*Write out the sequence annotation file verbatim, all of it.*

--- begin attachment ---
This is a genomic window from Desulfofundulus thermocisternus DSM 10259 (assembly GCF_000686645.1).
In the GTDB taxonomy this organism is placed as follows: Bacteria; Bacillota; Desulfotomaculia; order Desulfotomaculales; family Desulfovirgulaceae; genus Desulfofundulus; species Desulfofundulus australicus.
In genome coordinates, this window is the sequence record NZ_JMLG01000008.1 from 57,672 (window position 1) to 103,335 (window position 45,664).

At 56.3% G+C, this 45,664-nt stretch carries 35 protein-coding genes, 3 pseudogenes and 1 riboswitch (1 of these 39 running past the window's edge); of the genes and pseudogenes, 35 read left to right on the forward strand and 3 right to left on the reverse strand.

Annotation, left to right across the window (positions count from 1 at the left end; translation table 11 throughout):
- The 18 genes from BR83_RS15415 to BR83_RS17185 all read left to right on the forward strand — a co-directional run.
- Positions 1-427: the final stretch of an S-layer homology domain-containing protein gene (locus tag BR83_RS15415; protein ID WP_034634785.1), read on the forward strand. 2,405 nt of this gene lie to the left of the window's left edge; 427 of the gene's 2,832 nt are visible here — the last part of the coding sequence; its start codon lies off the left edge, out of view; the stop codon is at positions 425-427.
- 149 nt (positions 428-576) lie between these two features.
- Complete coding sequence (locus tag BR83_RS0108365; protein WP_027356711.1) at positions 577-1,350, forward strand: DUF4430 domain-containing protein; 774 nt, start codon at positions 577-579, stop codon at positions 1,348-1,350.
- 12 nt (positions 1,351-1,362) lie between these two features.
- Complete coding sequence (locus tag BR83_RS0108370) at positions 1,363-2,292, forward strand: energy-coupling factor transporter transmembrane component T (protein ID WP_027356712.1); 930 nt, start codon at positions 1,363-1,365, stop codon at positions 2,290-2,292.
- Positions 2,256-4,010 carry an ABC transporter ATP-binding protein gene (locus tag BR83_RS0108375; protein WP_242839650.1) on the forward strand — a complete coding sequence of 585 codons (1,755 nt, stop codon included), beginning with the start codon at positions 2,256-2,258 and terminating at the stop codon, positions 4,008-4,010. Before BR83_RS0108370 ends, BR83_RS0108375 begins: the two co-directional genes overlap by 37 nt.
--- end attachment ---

This is a genomic window from Desulfofundulus thermocisternus DSM 10259 (assembly GCF_000686645.1).
In the GTDB taxonomy this organism is placed as follows: Bacteria; Bacillota; Desulfotomaculia; order Desulfotomaculales; family Desulfovirgulaceae; genus Desulfofundulus; species Desulfofundulus australicus.
In genome coordinates, this window is the sequence record NZ_JMLG01000008.1 from 57,672 (window position 1) to 103,335 (window position 45,664).

At 56.3% G+C, this 45,664-nt stretch carries 35 protein-coding genes, 3 pseudogenes and 1 riboswitch (1 of these 39 running past the window's edge); of the genes and pseudogenes, 35 read left to right on the forward strand and 3 right to left on the reverse strand.

Annotation, left to right across the window (positions count from 1 at the left end; translation table 11 throughout):
- The 18 genes from BR83_RS15415 to BR83_RS17185 all read left to right on the forward strand — a co-directional run.
- Positions 1-427: the final stretch of an S-layer homology domain-containing protein gene (locus tag BR83_RS15415; protein ID WP_034634785.1), read on the forward strand. 2,405 nt of this gene lie to the left of the window's left edge; 427 of the gene's 2,832 nt are visible here — the last part of the coding sequence; its start codon lies off the left edge, out of view; the stop codon is at positions 425-427.
- 149 nt (positions 428-576) lie between these two features.
- Complete coding sequence (locus tag BR83_RS0108365; protein WP_027356711.1) at positions 577-1,350, forward strand: DUF4430 domain-containing protein; 774 nt, start codon at positions 577-579, stop codon at positions 1,348-1,350.
- 12 nt (positions 1,351-1,362) lie between these two features.
- Complete coding sequence (locus tag BR83_RS0108370) at positions 1,363-2,292, forward strand: energy-coupling factor transporter transmembrane component T (protein ID WP_027356712.1); 930 nt, start codon at positions 1,363-1,365, stop codon at positions 2,290-2,292.
- Positions 2,256-4,010 carry an ABC transporter ATP-binding protein gene (locus tag BR83_RS0108375; protein WP_242839650.1) on the forward strand — a complete coding sequence of 585 codons (1,755 nt, stop codon included), beginning with the start codon at positions 2,256-2,258 and terminating at the stop codon, positions 4,008-4,010. Before BR83_RS0108370 ends, BR83_RS0108375 begins: the two co-directional genes overlap by 37 nt.